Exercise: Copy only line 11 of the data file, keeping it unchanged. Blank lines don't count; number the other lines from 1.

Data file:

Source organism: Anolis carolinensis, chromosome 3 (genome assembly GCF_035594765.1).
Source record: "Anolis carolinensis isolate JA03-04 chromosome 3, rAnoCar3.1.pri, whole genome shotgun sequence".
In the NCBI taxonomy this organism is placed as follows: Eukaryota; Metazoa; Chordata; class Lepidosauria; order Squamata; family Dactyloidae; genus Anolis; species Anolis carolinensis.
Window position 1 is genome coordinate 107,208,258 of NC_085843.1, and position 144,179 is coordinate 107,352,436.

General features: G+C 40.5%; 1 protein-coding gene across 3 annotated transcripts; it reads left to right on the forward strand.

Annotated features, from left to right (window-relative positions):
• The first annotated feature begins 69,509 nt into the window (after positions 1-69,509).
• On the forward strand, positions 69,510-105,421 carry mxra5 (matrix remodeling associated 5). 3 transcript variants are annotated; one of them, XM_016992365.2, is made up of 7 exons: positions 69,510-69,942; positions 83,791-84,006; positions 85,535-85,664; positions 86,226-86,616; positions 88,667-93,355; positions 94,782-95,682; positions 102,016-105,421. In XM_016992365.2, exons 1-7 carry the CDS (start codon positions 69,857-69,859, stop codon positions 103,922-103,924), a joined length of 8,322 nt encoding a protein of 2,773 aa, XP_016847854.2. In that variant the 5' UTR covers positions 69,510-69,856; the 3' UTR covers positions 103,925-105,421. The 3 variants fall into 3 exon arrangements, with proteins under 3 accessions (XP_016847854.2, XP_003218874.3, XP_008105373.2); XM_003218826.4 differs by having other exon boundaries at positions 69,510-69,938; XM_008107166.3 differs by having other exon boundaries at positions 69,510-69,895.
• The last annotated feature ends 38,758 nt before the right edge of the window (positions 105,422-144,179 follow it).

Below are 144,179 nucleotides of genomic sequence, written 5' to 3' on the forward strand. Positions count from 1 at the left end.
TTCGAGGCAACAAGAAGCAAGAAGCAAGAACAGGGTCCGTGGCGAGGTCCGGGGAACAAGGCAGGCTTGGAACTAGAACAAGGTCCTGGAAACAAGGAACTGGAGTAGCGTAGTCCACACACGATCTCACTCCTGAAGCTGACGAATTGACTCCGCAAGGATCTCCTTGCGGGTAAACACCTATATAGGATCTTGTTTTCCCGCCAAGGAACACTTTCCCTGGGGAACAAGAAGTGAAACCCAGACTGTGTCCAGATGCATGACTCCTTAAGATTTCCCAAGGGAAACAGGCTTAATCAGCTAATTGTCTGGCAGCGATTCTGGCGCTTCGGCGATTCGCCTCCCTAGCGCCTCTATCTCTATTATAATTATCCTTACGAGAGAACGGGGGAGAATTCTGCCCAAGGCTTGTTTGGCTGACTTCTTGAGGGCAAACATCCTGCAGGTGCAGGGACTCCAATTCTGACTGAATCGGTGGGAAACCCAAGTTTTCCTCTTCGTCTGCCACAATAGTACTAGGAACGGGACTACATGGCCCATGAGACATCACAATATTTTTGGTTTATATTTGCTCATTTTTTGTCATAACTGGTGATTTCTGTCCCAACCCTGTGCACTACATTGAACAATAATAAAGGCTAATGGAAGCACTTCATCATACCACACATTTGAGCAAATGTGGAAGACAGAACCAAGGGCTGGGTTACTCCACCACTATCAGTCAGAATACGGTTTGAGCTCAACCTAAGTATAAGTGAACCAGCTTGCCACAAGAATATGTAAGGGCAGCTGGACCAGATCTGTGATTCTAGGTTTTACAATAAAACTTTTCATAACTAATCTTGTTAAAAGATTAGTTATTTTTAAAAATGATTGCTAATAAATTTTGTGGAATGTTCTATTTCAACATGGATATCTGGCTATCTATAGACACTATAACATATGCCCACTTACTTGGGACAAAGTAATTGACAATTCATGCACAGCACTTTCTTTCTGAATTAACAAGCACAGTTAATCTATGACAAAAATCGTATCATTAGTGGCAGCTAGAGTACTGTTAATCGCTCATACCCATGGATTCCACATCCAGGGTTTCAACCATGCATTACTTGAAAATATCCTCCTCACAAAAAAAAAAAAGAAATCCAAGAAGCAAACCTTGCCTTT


TTCGAGGCAACAAGAAGCAAGAAGCAAGAACAGGGTCCGTGGCGAGGTCCGGGGAACAAGGCAGGCTTGGAACTAGAACAAGGTCCTGGAAACAAGGAACTGGAGTAGCGTAGTCCACACACGATCTCACTCCTGAAGCTGACGAATTGACTCCGCAAGGATCTCCTTGCGGGTAAACACCTATATAGGATCTTGTTTTCCCGCCAAGGAACACTTTCCCTGGGGAACAAGAAGTGAAACCCAGACTGTGTCCAGATGCATGACTCCTTAAGATTTCCCAAGGGAAACAGGCTTAATCAGCTAATTGTCTGGCAGCGATTCTGGCGCTTCGGCGATTCGCCTCCCTAGCGCCTCTATCTCTATTATAATTATCCTTACGAGAGAACGGGGGAGAATTCTGCCCAAGGCTTGTTTGGCTGACTTCTTGAGGGCAAACATCCTGCAGGTGCAGGGACTCCAATTCTGACTGAATCGGTGGGAAACCCAAGTTTTCCTCTTCGTCTGCCACAATAGTACTAGGAACGGGACTACATGGCCCATGAGACATCACAATATTTTTGGTTTATATTTGCTCATTTTTTGTCATAACTGGTGATTTCTGTCCCAACCCTGTGCACTACATTGAACAATAATAAAGGCTAATGGAAGCACTTCATCATACCACACATTTGAGCAAATGTGGAAGACAGAACCAAGGGCTGGGTTACTCCACCACTATCAGTCAGAATACGGTTTGAGCTCAACCTAAGTATAAGTGAACCAGCTTGCCACAAGAATATGTAAGGGCAGCTGGACCAGATCTGTGATTCTAGGTTTTACAATAAAACTTTTCATAACTAATCTTGTTAAAAGATTAGTTATTTTTAAAAATGATTGCTAATAAATTTTGTGGAATGTTCTATTTCAACATGGATATCTGGCTATCTATAGACACTATAACATATGCCCACTTACTTGGGACAAAGTAATTGACAATTCATGCACAGCACTTTCTTTCTGAATTAACAAGCACAGTTAATCTATGACAAAAATCGTATCATTAGTGGCAGCTAGAGTACTGTTAATCGCTCATACCCATGGATTCCACATCCAGGGTTTCAACCATGCATTACTTGAAAATATCCTCCTCACAAAAAAAAAAAAGAAATCCAAGAAGCAAACCTTGCCTTT